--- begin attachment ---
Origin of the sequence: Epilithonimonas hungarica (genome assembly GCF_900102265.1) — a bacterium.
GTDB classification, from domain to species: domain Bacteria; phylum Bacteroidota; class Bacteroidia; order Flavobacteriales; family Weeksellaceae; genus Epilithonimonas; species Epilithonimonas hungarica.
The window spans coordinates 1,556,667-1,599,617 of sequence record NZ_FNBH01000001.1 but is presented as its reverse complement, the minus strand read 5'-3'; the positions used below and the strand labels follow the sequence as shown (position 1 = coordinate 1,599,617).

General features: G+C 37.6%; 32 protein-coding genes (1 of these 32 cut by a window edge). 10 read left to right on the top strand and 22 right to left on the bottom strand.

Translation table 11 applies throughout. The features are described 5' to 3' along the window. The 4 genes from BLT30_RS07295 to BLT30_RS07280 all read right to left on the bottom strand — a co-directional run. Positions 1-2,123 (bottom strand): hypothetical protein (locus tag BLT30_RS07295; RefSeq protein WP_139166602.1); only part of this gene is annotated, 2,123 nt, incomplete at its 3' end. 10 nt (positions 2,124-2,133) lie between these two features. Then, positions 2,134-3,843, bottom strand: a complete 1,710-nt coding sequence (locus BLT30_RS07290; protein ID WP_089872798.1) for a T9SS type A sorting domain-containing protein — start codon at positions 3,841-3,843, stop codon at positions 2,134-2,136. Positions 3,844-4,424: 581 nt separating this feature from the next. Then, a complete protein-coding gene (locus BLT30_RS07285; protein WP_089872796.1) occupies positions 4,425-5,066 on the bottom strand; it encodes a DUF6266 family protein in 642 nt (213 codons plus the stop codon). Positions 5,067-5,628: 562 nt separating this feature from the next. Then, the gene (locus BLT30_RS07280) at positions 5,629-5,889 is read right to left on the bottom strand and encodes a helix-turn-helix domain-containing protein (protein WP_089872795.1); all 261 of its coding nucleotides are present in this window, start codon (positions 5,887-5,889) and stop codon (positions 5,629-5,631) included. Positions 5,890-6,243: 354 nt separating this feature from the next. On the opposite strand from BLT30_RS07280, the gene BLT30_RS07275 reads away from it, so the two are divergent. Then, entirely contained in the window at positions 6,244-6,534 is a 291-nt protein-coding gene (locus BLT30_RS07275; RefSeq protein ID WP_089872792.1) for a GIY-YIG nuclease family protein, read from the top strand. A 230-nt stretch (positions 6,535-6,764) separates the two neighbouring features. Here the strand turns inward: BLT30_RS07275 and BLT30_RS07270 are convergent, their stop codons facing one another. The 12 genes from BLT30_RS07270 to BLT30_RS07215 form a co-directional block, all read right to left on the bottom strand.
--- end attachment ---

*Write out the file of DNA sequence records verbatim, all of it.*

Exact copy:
Origin of the sequence: Epilithonimonas hungarica (genome assembly GCF_900102265.1) — a bacterium.
GTDB classification, from domain to species: domain Bacteria; phylum Bacteroidota; class Bacteroidia; order Flavobacteriales; family Weeksellaceae; genus Epilithonimonas; species Epilithonimonas hungarica.
The window spans coordinates 1,556,667-1,599,617 of sequence record NZ_FNBH01000001.1 but is presented as its reverse complement, the minus strand read 5'-3'; the positions used below and the strand labels follow the sequence as shown (position 1 = coordinate 1,599,617).

General features: G+C 37.6%; 32 protein-coding genes (1 of these 32 cut by a window edge). 10 read left to right on the top strand and 22 right to left on the bottom strand.

Translation table 11 applies throughout. The features are described 5' to 3' along the window. The 4 genes from BLT30_RS07295 to BLT30_RS07280 all read right to left on the bottom strand — a co-directional run. Positions 1-2,123 (bottom strand): hypothetical protein (locus tag BLT30_RS07295; RefSeq protein WP_139166602.1); only part of this gene is annotated, 2,123 nt, incomplete at its 3' end. 10 nt (positions 2,124-2,133) lie between these two features. Then, positions 2,134-3,843, bottom strand: a complete 1,710-nt coding sequence (locus BLT30_RS07290; protein ID WP_089872798.1) for a T9SS type A sorting domain-containing protein — start codon at positions 3,841-3,843, stop codon at positions 2,134-2,136. Positions 3,844-4,424: 581 nt separating this feature from the next. Then, a complete protein-coding gene (locus BLT30_RS07285; protein WP_089872796.1) occupies positions 4,425-5,066 on the bottom strand; it encodes a DUF6266 family protein in 642 nt (213 codons plus the stop codon). Positions 5,067-5,628: 562 nt separating this feature from the next. Then, the gene (locus BLT30_RS07280) at positions 5,629-5,889 is read right to left on the bottom strand and encodes a helix-turn-helix domain-containing protein (protein WP_089872795.1); all 261 of its coding nucleotides are present in this window, start codon (positions 5,887-5,889) and stop codon (positions 5,629-5,631) included. Positions 5,890-6,243: 354 nt separating this feature from the next. On the opposite strand from BLT30_RS07280, the gene BLT30_RS07275 reads away from it, so the two are divergent. Then, entirely contained in the window at positions 6,244-6,534 is a 291-nt protein-coding gene (locus BLT30_RS07275; RefSeq protein ID WP_089872792.1) for a GIY-YIG nuclease family protein, read from the top strand. A 230-nt stretch (positions 6,535-6,764) separates the two neighbouring features. Here the strand turns inward: BLT30_RS07275 and BLT30_RS07270 are convergent, their stop codons facing one another. The 12 genes from BLT30_RS07270 to BLT30_RS07215 form a co-directional block, all read right to left on the bottom strand.